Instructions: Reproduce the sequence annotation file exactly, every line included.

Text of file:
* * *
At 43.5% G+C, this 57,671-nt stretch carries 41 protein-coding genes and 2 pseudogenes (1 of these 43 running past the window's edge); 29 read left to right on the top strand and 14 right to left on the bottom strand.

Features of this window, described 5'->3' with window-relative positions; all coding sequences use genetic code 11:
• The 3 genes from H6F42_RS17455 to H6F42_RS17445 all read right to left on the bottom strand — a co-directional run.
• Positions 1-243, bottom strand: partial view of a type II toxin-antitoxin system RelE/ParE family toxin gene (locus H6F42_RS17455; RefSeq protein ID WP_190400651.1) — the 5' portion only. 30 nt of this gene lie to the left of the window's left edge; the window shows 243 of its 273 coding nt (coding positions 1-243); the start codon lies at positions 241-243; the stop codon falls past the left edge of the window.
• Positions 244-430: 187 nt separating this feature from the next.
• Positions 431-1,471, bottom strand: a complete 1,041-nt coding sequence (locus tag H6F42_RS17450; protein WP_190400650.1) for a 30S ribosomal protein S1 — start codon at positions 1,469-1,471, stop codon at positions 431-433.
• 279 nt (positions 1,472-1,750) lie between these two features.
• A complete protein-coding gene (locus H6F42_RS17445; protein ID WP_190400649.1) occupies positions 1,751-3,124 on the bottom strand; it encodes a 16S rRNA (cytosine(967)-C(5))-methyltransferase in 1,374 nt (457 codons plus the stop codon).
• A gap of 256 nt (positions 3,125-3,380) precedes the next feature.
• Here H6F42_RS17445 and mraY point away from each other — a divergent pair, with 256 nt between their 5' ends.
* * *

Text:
At 43.5% G+C, this 57,671-nt stretch carries 41 protein-coding genes and 2 pseudogenes (1 of these 43 running past the window's edge); 29 read left to right on the top strand and 14 right to left on the bottom strand.

Features of this window, described 5'->3' with window-relative positions; all coding sequences use genetic code 11:
• The 3 genes from H6F42_RS17455 to H6F42_RS17445 all read right to left on the bottom strand — a co-directional run.
• Positions 1-243, bottom strand: partial view of a type II toxin-antitoxin system RelE/ParE family toxin gene (locus H6F42_RS17455; RefSeq protein ID WP_190400651.1) — the 5' portion only. 30 nt of this gene lie to the left of the window's left edge; the window shows 243 of its 273 coding nt (coding positions 1-243); the start codon lies at positions 241-243; the stop codon falls past the left edge of the window.
• Positions 244-430: 187 nt separating this feature from the next.
• Positions 431-1,471, bottom strand: a complete 1,041-nt coding sequence (locus tag H6F42_RS17450; protein WP_190400650.1) for a 30S ribosomal protein S1 — start codon at positions 1,469-1,471, stop codon at positions 431-433.
• 279 nt (positions 1,472-1,750) lie between these two features.
• A complete protein-coding gene (locus H6F42_RS17445; protein ID WP_190400649.1) occupies positions 1,751-3,124 on the bottom strand; it encodes a 16S rRNA (cytosine(967)-C(5))-methyltransferase in 1,374 nt (457 codons plus the stop codon).
• A gap of 256 nt (positions 3,125-3,380) precedes the next feature.
• Here H6F42_RS17445 and mraY point away from each other — a divergent pair, with 256 nt between their 5' ends.